FILM REVIEW RATING: JUST ABOUT AVERAGE...
Whenever you see a fire truck blazing down the road with its lights flickering and its sirens singing, you should move out of the way and give the men (and women) in that big red behemoth the "thumbs up" sign. They are on their way to save a person or a building ...and let’s hope it’s not someone or someplace you know. They will enter a burning building as everyone else flees it. This is the message those that made LADDER 49 want you to come away with after watching the movie. And it’s a good message. Firemen deserve our respect ...especially after so many were lost during the 9/11 attacks. They are brave, strong, dedicated, pranksterish, and heroic...
But that’s only part of the story. And it’s only part of what is covered in this myopic film.
Joaquin Phoenix (WALK THE LINE, 2005) stars as Jack Morrison, an injured veteran firefighter trapped inside a burning inferno who flashes back on his life in the fire service. We are re-introduced to him as he arrives for his first day of work on ladder truck 49. He meets his Captain, Mike Kennedy (John Travolta, GET SHORTY, 1995) and the rest of his new extended family as they play jokes on him and generally induct him into their midst using every prank one could think of (finding a live goose in his locker was nice one).
As the movie progresses, we watch some of Jack’s fellow firefighters die or get injured as Jack climbs the "ladder" of rank and prestige within this close-knit brotherhood. We also see him get married, have kids, move from the ladder truck to search-and-rescue, and receive medals for saving lives. And then we get to watch him suffer a terrible fall which leads us back to his life’s flashbacks.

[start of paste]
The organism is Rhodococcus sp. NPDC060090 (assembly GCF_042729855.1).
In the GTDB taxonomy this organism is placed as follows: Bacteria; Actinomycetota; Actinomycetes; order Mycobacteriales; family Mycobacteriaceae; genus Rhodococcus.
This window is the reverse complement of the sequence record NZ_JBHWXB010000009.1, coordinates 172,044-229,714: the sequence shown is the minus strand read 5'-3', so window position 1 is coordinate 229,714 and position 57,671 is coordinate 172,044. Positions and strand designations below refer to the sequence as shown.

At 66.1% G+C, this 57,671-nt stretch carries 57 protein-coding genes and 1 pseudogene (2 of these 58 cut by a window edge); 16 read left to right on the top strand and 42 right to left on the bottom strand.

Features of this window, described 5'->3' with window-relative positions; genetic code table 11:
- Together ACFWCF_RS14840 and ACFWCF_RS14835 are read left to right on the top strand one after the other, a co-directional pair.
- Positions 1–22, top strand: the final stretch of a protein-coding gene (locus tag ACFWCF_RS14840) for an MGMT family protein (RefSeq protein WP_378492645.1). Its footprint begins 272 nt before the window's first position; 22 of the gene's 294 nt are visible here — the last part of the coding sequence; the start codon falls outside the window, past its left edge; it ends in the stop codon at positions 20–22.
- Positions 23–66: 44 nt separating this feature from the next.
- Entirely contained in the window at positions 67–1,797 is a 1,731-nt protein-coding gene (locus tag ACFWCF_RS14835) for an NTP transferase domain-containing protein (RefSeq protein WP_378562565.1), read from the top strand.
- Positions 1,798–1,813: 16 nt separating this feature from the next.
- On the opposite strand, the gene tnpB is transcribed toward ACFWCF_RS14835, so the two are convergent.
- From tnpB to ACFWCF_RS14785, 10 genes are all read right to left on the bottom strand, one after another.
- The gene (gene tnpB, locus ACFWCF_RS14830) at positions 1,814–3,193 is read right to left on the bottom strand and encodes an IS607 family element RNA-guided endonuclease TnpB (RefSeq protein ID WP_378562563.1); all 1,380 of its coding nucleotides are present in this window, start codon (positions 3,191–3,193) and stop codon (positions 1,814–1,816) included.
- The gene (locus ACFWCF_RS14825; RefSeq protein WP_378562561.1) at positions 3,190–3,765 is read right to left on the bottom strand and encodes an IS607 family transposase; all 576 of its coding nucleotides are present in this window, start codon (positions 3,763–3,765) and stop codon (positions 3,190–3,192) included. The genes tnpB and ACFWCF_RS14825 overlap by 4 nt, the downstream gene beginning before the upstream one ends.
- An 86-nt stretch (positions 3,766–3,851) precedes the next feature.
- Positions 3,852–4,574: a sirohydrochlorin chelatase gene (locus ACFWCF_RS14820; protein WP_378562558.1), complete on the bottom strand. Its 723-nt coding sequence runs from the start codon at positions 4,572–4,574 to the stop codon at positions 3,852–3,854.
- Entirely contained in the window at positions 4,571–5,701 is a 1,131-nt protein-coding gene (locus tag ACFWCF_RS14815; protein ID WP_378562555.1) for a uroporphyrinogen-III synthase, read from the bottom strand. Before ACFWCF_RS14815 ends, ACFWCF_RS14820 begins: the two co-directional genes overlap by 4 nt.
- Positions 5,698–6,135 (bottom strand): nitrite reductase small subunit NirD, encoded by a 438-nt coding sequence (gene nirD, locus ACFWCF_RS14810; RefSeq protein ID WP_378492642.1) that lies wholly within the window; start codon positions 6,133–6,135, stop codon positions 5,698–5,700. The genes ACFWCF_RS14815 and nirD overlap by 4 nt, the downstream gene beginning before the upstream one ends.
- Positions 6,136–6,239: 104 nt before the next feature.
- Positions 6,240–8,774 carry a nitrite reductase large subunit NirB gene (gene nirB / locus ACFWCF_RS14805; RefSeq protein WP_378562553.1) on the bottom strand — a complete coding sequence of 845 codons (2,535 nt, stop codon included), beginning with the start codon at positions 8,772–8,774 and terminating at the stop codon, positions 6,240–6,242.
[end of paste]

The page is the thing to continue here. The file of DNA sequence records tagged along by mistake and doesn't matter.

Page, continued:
Having worked with firemen for many, many years, I can tell you that much of what was shown in LADDER 49 is true. But, like I said earlier, there is much more to firemen than simple heroics and the golden light of prestige. Firemen have one of the highest divorce rates among any profession (Policemen being #1). They also often battle alcoholism (something that is only touched on in this film).
Their academies train them well, so a Captain would NEVER go in with a rookie on his first fire. EVER! That was pretty ridiculous.
This film is good for what it is: an obvious praise for firemen. And if that’s what you want to see, this’ll be a great film to watch. But there are better, more relevant firemen related screen versions out there. Most notably is the new RESCUE ME on cable starring Dennis Leary. This new series is not afraid to show the good and bad psychological aspects many firefighters find themselves in. And Ron Howard’s BACKDRAFT is a pretty even take on them as well.